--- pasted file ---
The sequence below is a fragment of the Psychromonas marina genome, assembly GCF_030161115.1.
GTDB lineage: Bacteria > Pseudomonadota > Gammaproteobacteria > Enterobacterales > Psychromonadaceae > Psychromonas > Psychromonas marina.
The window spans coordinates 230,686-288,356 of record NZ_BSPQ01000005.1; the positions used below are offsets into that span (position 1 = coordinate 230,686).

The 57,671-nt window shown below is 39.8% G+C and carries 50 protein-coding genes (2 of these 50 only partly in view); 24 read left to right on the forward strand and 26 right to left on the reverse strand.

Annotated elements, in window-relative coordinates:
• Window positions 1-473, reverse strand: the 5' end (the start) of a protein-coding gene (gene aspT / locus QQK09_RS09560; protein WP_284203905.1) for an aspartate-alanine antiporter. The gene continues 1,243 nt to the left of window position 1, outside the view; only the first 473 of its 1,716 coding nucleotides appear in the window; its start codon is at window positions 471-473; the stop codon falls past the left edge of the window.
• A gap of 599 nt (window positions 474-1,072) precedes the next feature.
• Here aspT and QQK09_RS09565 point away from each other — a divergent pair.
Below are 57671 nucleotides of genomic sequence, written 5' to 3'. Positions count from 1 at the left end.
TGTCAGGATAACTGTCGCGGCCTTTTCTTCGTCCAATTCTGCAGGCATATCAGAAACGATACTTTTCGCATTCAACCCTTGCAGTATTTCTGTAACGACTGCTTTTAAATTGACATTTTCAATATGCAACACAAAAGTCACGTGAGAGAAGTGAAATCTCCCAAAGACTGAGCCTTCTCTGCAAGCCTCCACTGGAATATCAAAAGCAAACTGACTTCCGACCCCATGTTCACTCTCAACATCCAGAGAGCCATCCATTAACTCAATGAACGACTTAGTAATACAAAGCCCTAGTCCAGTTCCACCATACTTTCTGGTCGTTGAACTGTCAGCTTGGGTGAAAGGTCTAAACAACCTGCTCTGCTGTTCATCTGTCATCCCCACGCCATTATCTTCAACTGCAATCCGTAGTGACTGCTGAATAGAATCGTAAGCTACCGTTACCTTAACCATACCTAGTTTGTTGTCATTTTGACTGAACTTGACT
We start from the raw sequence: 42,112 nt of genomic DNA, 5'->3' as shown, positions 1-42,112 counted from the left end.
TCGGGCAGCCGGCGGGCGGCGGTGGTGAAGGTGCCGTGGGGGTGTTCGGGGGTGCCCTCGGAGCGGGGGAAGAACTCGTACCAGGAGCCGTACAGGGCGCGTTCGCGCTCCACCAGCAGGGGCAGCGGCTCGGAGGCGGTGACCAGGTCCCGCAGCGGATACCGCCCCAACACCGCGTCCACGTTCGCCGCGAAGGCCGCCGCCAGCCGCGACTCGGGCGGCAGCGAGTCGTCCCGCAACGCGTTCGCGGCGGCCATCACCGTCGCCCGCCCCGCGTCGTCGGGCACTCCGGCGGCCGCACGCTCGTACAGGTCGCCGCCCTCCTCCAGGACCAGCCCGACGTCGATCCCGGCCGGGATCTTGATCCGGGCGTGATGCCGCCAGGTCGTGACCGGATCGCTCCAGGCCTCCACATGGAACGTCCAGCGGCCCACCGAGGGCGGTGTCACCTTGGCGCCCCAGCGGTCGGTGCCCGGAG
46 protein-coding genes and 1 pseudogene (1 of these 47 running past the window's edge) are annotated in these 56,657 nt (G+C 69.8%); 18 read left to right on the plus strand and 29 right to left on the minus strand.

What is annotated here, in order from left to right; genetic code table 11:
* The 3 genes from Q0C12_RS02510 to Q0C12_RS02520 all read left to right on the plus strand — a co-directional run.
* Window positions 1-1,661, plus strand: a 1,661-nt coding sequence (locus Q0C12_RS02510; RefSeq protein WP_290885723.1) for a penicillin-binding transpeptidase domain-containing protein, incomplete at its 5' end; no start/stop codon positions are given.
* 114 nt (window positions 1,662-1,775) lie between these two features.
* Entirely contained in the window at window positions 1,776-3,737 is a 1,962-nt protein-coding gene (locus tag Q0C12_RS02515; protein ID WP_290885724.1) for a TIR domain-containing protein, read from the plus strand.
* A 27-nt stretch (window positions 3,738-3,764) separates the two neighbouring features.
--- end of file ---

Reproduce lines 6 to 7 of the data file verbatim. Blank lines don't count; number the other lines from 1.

• Window positions 1-473, reverse strand: the 5' end (the start) of a protein-coding gene (gene aspT / locus QQK09_RS09560; protein WP_284203905.1) for an aspartate-alanine antiporter. The gene continues 1,243 nt to the left of window position 1, outside the view; only the first 473 of its 1,716 coding nucleotides appear in the window; its start codon is at window positions 471-473; the stop codon falls past the left edge of the window.
• A gap of 599 nt (window positions 474-1,072) precedes the next feature.